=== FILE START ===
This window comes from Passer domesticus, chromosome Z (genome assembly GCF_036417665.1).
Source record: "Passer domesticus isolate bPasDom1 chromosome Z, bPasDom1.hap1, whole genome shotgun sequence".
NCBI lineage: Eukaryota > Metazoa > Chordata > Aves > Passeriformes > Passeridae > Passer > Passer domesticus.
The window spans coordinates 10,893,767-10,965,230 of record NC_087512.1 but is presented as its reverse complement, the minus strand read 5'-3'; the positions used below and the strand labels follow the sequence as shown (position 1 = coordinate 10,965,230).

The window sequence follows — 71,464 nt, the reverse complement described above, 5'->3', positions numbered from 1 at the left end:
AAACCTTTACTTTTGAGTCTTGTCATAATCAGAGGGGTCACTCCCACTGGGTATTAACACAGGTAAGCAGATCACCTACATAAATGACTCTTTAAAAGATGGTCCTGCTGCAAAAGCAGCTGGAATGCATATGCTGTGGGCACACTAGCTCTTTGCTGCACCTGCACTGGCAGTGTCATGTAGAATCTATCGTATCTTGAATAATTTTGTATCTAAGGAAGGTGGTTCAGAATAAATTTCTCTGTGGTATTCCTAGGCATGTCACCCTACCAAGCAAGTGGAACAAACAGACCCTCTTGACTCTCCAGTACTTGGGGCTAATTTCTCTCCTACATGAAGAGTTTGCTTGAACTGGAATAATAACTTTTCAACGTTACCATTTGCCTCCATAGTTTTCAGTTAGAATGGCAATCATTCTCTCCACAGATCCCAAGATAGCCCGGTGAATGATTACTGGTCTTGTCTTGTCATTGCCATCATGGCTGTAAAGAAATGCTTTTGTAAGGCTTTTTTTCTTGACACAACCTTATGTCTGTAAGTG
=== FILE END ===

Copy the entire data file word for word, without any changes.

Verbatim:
This window comes from Passer domesticus, chromosome Z (genome assembly GCF_036417665.1).
Source record: "Passer domesticus isolate bPasDom1 chromosome Z, bPasDom1.hap1, whole genome shotgun sequence".
NCBI lineage: Eukaryota > Metazoa > Chordata > Aves > Passeriformes > Passeridae > Passer > Passer domesticus.
The window spans coordinates 10,893,767-10,965,230 of record NC_087512.1 but is presented as its reverse complement, the minus strand read 5'-3'; the positions used below and the strand labels follow the sequence as shown (position 1 = coordinate 10,965,230).

The window sequence follows — 71,464 nt, the reverse complement described above, 5'->3', positions numbered from 1 at the left end:
AAACCTTTACTTTTGAGTCTTGTCATAATCAGAGGGGTCACTCCCACTGGGTATTAACACAGGTAAGCAGATCACCTACATAAATGACTCTTTAAAAGATGGTCCTGCTGCAAAAGCAGCTGGAATGCATATGCTGTGGGCACACTAGCTCTTTGCTGCACCTGCACTGGCAGTGTCATGTAGAATCTATCGTATCTTGAATAATTTTGTATCTAAGGAAGGTGGTTCAGAATAAATTTCTCTGTGGTATTCCTAGGCATGTCACCCTACCAAGCAAGTGGAACAAACAGACCCTCTTGACTCTCCAGTACTTGGGGCTAATTTCTCTCCTACATGAAGAGTTTGCTTGAACTGGAATAATAACTTTTCAACGTTACCATTTGCCTCCATAGTTTTCAGTTAGAATGGCAATCATTCTCTCCACAGATCCCAAGATAGCCCGGTGAATGATTACTGGTCTTGTCTTGTCATTGCCATCATGGCTGTAAAGAAATGCTTTTGTAAGGCTTTTTTTCTTGACACAACCTTATGTCTGTAAGTG